PHOENIX — General manager Kevin Towers laid out the Diamondbacks’ offseason shopping list in pretty plain terms Thursday.
The D-backs are seeking, in about this order:
1. A shortstop.
2. A third baseman.
3. A power arm for the back of the bullpen.
4. A situational left-hander.
5. A starting pitcher.
“Priority No. 1 is probably the left side of our infield,” Towers said.
Because of a thin free-agent market, Towers expects to address most of those needs through trades.
Towers also seemed to alert any potential suitors to the cost for right fielder Justin Upton, indicating it would take a high-level position player and a pitcher, both presumably available to be plugged right in, for the D-backs to consider a move. Towers, like managing partner Ken Kendrick, said he expects Upton to return in 2013, although he also said he will field calls in case he gets Godfathered with a deal he cannot refuse.
Towers offered a glowing review of rookie center fielder Adam Eaton, making it seem even more likely that the D-backs will trade Chris Young. He again hinted strongly that closer J.J. Putz’s $6.5 million option will be accepted, and he said the backup catching position remains open because of concerns about Henry Blanco’s age if he were forced into an everyday role. Blanco is 41.
The D-backs have prioritized the shortstops in which they are interested, Towers said, and conversations will ramp up. If it takes Upton to swing a package for a top-tier shortstop, the D-backs will explore that, although Upton’s value may have fallen as his production numbers did this season when he played through a nagging bone bruise in his left thumb. Upton hit .280 with 17 home runs and 67 RBI this year.
“I would say if there was ever a time to cash in, it was probably last year. Nothing happened,” Towers said of an Upton deal. “And if it hasn’t happened in the last couple of years, it is probably highly unlikely it would happen again this winter.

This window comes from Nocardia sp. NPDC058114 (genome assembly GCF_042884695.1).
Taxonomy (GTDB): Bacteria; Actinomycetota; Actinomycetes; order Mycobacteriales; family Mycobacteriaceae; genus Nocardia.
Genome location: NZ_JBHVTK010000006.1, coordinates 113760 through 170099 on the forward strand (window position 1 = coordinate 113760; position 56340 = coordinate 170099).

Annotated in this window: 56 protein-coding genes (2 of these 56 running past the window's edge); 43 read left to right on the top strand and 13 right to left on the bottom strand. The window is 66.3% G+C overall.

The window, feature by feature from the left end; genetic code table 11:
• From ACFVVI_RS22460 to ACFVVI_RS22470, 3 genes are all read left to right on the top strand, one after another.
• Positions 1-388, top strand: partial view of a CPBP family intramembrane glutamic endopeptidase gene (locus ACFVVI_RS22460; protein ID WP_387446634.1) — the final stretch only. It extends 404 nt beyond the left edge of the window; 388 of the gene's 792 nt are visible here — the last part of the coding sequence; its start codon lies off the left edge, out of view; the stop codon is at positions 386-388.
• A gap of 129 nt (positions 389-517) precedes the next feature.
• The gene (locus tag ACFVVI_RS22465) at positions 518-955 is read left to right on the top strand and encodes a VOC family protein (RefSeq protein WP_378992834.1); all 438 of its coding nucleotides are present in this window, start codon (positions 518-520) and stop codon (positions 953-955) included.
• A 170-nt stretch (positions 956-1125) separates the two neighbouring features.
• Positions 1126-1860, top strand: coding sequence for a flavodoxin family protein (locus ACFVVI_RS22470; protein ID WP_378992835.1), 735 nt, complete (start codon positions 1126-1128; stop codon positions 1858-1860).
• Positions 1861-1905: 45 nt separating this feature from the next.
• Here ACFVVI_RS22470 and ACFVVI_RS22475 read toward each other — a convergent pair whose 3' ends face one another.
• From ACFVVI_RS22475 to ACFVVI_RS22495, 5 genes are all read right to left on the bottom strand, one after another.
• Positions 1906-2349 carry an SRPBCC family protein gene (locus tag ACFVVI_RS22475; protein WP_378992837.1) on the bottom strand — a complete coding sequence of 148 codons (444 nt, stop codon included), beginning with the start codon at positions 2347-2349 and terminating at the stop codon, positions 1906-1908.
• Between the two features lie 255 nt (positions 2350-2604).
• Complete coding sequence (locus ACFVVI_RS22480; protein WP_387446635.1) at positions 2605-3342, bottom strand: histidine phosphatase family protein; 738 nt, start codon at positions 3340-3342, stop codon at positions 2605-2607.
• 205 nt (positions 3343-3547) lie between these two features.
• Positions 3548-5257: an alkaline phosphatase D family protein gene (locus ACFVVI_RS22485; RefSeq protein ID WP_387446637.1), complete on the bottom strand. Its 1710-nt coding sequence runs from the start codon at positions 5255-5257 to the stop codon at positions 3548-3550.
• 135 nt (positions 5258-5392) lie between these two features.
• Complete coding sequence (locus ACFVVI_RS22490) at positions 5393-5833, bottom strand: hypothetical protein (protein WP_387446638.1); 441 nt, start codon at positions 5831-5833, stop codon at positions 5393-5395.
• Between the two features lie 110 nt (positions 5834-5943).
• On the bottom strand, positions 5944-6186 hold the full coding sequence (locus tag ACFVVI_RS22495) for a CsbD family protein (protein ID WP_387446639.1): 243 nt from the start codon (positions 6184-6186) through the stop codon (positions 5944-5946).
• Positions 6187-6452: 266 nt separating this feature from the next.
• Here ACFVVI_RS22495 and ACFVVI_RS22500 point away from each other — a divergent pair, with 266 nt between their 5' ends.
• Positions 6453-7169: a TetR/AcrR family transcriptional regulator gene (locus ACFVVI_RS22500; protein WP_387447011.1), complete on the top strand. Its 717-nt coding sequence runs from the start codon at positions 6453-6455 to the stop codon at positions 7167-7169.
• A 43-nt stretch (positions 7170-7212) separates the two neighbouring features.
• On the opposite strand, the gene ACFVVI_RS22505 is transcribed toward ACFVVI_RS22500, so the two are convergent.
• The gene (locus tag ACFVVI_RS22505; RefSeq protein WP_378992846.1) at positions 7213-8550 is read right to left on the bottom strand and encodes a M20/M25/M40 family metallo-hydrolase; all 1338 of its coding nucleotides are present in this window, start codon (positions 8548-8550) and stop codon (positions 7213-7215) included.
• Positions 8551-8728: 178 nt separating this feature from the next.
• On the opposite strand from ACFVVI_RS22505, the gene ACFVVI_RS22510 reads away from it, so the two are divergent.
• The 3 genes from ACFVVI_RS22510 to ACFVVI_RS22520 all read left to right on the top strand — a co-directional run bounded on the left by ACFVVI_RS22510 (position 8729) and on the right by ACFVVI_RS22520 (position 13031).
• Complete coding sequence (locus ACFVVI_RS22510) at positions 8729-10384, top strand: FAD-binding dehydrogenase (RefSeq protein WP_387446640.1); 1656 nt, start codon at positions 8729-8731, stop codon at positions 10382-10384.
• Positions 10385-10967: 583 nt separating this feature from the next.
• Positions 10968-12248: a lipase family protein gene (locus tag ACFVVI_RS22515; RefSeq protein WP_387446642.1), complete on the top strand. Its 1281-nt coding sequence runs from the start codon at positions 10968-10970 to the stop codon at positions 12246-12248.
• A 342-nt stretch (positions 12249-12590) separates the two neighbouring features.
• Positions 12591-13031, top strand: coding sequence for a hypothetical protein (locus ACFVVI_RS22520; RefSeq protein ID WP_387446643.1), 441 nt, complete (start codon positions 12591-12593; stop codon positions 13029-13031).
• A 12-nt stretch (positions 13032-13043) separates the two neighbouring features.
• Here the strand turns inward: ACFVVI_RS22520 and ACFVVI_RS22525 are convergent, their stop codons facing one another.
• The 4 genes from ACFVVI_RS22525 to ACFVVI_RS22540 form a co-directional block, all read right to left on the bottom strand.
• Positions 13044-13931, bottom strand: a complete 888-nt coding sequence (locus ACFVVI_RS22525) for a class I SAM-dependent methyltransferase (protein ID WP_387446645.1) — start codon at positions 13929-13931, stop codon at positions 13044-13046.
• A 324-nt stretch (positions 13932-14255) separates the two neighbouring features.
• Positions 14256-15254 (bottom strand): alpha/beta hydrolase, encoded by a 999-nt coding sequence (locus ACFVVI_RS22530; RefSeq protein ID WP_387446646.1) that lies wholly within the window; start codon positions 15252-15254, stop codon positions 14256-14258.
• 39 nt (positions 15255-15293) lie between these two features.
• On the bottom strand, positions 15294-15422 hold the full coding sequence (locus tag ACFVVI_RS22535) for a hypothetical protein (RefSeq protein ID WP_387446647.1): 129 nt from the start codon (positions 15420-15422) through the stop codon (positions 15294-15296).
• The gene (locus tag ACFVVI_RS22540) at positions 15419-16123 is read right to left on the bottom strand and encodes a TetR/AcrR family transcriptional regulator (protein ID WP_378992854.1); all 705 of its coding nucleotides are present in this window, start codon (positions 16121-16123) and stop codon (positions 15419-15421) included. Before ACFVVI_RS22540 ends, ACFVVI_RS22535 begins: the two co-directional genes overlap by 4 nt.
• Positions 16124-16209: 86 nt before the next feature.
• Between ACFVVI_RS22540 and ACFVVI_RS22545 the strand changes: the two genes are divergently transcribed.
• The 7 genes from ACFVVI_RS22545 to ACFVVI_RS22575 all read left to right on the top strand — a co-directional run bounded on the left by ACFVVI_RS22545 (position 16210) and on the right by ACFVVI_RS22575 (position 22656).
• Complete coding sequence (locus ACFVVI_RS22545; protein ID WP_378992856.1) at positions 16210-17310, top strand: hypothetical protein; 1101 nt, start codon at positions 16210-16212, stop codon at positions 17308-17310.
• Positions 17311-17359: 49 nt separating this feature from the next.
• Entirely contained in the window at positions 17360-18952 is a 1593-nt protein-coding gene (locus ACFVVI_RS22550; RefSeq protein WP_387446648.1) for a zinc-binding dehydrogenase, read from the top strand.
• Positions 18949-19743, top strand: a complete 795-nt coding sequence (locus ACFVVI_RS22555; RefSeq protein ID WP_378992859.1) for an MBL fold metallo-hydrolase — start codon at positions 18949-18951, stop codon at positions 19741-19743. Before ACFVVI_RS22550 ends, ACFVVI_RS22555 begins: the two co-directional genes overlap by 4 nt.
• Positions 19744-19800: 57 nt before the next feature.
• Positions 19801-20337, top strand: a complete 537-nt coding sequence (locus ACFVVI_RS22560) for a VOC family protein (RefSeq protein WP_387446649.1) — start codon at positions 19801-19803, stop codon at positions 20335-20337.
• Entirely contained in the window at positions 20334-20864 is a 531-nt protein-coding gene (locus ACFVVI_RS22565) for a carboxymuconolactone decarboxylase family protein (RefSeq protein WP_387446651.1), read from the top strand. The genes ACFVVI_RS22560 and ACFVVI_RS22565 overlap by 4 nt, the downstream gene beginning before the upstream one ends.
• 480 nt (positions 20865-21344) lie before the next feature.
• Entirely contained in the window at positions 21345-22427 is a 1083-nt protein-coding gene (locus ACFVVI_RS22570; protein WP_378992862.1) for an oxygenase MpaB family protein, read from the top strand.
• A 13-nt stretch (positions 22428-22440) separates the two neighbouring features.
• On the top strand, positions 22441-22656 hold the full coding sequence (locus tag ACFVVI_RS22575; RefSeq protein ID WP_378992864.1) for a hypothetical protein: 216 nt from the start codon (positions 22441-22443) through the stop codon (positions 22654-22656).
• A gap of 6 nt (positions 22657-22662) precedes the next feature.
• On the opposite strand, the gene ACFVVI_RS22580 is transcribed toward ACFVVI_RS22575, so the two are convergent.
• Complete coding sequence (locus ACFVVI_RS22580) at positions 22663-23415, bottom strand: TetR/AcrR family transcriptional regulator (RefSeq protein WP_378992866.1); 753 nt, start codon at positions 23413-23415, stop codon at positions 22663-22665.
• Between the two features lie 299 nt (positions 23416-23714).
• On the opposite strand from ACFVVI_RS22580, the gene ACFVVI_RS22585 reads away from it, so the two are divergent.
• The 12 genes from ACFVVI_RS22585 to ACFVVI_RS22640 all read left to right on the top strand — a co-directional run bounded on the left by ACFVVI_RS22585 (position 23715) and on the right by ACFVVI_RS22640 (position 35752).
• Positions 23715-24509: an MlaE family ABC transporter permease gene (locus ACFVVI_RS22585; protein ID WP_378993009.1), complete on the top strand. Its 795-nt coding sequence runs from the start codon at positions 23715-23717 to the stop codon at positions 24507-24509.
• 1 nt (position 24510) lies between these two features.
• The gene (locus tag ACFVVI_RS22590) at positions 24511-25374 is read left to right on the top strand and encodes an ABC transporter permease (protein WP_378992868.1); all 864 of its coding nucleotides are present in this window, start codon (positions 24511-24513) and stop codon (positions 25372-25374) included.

“We still think there is great upside potential. I’m not going to lie. You take him out of your lineup, he is very hard to replace. Any deal, you’d probably have to have an offensive piece and a pitching piece. Those deals just don’t come around that often. I’d guess from the power standpoint and RBI standpoint, others like him a great deal but don’t perceive him the same way they did maybe a year ago, and no deal happened.
“As of right now, I imagine it’s a really good chance he is probably here.”
Texas remains a viable trade partner because of the organization’s infield depth, and Toronto and Boston have been interested in Upton in previous years. Arizona probably could get Rangers shortstop Elvis Andrus for Upton, according to baseball sources, but the D-backs would need more. They probably could not get Andrus and third base prospect Mike Olt unless they added another piece.
Towers expects to move at least one of his outfielders, a task he called cleaning up a “good mess.”
“We have a lot of talented players. We have players who want to play, and especially your veteran players, they are only going to get better with at-bats. Having those guys coming off the bench kind of devalues them,” Towers said.
“I’m sure people are going to be giving us calls. Part of these meetings we’ve had at the end of the season was what are our options, what is our best ball club — offensively, defensively — when it comes to which player in our outfield we should talk to move.”